The soybean curd tofu has grown from being an Asian specialty to become a popular food in western markets. In this month’s just-food interview, Rupert Sutton met with Shingo Ito, the president of Japanese tofu producer Otokomae Tofuten, which earlier this year took its unconventional approach to selling premium tofu into the US.
Even before meeting Shingo Ito, it is apparent that his company Otokomae Tofuten is anything but conventional. At the factory gate stands a large statue of “Jonny”, a punk rocker lookalike and the hero of the tofu producer’s eponymous Jonny brand. The reception is full of Jonny merchandise and fridges crammed with tofu for local sales, while all the staff sport T-shirts with a variety of Otokomae slogans and images. This seems to be the wrong place to be wearing a suit and tie.
“Jonny is my nickname,” the charismatic president of Otokomae Tofuten explains, “and it is also the name of our lead tofu brand.” Ito goes on to say that his passion for tofu was inherited from his father who also had his own tofu business. “When I set up Otokomae, I decided that taking the conventional approach, for example just focusing on the quality of our mineral water, the source of our soybeans, would not be unique. I wanted to be different and I wanted to sell high-quality tofu.”
The tofu market in Japan, while large, has not been growing and in the last 30 years, over a third of producers, mostly regional, have gone out of business. Indeed, Otokomae Tofuten was formed in 2005 when Ito bought a bankrupt tofu producer. Ito puts the stagnant market and the business failures down to the commoditisation of the category, as manufacturers have just focused on price. Significantly, Otokomae’s tofu retails at almost three times the price of other brands in Japan.
Initially, Otokomae Tofuten, which literally means “good-looking man’s tofu shop”, began selling in the Takashimaya department store in Futako Tamagawa, an upmarket residential area in the west of Tokyo. “When I saw the large car-park at that store, which was almost completely filled with imported cars,” Ito recounts, “I knew consumers could afford premium items.”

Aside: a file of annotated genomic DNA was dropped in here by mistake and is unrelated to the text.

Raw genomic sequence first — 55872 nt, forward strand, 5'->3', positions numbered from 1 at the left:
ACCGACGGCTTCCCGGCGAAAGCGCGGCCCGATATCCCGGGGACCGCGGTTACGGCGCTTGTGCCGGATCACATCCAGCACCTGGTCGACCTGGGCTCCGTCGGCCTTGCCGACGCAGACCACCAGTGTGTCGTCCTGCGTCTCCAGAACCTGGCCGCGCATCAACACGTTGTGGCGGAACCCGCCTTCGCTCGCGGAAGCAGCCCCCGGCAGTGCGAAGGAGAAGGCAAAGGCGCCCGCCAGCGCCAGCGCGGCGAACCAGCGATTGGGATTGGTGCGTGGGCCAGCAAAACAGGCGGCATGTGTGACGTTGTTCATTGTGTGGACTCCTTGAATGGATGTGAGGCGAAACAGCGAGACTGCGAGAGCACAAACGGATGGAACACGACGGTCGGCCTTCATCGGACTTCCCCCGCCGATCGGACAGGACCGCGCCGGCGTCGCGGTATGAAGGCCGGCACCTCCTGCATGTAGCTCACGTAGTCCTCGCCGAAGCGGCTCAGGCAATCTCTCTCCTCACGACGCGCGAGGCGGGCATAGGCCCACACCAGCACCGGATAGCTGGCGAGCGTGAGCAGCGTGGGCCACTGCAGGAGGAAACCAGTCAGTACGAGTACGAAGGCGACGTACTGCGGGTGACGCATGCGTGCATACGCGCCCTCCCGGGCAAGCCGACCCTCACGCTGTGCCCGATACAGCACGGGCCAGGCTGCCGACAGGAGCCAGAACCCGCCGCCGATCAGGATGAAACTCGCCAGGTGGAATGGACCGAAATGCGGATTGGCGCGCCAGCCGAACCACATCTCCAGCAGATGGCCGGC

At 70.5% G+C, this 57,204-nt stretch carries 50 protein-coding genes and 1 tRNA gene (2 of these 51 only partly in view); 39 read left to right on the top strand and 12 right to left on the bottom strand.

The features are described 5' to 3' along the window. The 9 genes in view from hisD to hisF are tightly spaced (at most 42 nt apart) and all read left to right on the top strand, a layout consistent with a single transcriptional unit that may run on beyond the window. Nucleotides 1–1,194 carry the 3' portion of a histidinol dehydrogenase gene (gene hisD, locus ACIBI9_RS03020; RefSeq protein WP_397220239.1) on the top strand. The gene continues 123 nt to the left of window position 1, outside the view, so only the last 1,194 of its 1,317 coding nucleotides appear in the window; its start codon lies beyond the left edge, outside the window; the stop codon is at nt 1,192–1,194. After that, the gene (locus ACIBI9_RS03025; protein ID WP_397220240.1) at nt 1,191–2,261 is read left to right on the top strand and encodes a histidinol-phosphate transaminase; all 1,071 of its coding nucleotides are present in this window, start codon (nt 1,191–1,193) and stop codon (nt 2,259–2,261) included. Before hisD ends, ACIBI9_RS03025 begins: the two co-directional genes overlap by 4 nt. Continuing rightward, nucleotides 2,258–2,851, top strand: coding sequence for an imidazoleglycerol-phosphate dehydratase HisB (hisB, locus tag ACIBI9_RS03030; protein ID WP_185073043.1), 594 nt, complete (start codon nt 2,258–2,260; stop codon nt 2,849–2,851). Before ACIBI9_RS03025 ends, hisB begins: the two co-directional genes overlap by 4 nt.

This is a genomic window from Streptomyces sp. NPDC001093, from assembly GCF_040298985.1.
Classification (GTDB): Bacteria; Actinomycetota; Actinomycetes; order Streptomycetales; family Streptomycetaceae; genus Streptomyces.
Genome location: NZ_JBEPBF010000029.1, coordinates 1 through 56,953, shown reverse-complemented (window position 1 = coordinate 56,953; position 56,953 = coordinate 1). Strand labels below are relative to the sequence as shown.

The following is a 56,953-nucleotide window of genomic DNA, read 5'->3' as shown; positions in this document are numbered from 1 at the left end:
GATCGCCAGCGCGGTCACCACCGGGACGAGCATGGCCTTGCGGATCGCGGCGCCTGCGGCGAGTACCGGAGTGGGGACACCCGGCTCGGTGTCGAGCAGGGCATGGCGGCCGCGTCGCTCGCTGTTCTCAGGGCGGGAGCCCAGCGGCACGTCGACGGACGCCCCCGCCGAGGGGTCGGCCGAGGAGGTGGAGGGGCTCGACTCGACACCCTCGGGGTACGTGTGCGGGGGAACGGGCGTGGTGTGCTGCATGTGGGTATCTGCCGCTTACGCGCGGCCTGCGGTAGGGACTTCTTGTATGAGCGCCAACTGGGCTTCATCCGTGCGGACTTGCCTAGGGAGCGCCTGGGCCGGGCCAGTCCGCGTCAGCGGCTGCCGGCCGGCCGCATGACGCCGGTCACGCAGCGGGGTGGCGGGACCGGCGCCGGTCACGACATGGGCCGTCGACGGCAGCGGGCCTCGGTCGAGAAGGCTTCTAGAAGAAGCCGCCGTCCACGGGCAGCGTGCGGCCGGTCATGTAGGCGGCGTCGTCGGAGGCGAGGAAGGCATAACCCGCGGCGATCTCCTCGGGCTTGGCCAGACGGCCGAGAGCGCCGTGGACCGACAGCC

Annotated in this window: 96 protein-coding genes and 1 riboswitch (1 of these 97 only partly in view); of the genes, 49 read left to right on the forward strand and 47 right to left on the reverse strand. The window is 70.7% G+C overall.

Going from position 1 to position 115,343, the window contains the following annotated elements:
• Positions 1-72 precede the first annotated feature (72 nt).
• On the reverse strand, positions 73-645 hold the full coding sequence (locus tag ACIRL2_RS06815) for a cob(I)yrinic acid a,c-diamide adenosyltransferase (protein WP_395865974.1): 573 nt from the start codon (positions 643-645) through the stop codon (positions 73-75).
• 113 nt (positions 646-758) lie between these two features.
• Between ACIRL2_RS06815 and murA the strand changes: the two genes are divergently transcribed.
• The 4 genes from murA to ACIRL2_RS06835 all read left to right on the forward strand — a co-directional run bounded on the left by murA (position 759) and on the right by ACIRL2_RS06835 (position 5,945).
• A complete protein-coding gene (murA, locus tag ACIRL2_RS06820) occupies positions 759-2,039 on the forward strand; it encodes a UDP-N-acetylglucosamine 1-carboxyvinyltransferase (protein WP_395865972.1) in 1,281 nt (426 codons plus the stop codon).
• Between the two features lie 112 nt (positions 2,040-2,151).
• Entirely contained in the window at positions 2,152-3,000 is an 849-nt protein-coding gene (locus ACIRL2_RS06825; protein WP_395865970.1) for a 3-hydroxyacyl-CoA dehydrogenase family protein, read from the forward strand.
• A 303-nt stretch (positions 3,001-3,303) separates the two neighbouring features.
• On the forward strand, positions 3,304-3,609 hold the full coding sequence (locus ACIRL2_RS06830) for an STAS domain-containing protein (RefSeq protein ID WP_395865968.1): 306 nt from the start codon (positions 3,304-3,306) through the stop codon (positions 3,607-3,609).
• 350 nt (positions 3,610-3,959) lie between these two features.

Otokomae developed packaging using its own designers, and not having any funds for traditional advertising, created an offbeat website featuring Japanese punk music. Even if you don’t speak Japanese, a visit to www.otokomae.jp provides an insight into how to make a functional and health-orientated product relevant and attractive to young, affluent and fashion-conscious consumers. “Many punk bands have no other way to promote their music than to make very attractive and impactful CD sleeves,” the 38-year-old entrepreneur explains. “I had to do the same with my tofu.”
Otokomae Tofuten president Shingo Ito
Marketing initiatives like the website, developed in-house in Otokomae’s rather idiosyncratic style, feature prominently in the company’s overall marketing strategy. And Ito also has little truck with market research and other traditional methods. “We do not follow the approach used by most food companies,” he says. “Initially many other retailers told me I was crazy, but I persisted and because Takashimaya Futako Tamagawa is frequented by Japanese celebrities. My products got noticed and the word spread.” Sales snowballed from there, and in two years the company’s turnover has grown to JPY6bn (US$50m). Otokomae now has four manufacturing plants in Japan and employs more than 350 people.